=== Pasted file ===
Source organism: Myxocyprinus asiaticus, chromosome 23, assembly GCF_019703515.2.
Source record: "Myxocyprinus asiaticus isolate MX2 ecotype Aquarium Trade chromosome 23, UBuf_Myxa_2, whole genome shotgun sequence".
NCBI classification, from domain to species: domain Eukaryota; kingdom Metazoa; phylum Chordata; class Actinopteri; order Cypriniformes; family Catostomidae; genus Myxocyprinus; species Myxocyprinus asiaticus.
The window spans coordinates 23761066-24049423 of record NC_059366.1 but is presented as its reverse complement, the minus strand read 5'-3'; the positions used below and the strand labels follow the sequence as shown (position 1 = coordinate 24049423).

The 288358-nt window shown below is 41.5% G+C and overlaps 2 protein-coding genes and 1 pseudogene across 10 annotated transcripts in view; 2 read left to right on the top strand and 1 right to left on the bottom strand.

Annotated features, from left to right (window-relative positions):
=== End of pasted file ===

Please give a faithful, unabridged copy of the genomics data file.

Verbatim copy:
Source organism: Myxocyprinus asiaticus, chromosome 23, assembly GCF_019703515.2.
Source record: "Myxocyprinus asiaticus isolate MX2 ecotype Aquarium Trade chromosome 23, UBuf_Myxa_2, whole genome shotgun sequence".
NCBI classification, from domain to species: domain Eukaryota; kingdom Metazoa; phylum Chordata; class Actinopteri; order Cypriniformes; family Catostomidae; genus Myxocyprinus; species Myxocyprinus asiaticus.
The window spans coordinates 23761066-24049423 of record NC_059366.1 but is presented as its reverse complement, the minus strand read 5'-3'; the positions used below and the strand labels follow the sequence as shown (position 1 = coordinate 24049423).

The 288358-nt window shown below is 41.5% G+C and overlaps 2 protein-coding genes and 1 pseudogene across 10 annotated transcripts in view; 2 read left to right on the top strand and 1 right to left on the bottom strand.

Annotated features, from left to right (window-relative positions):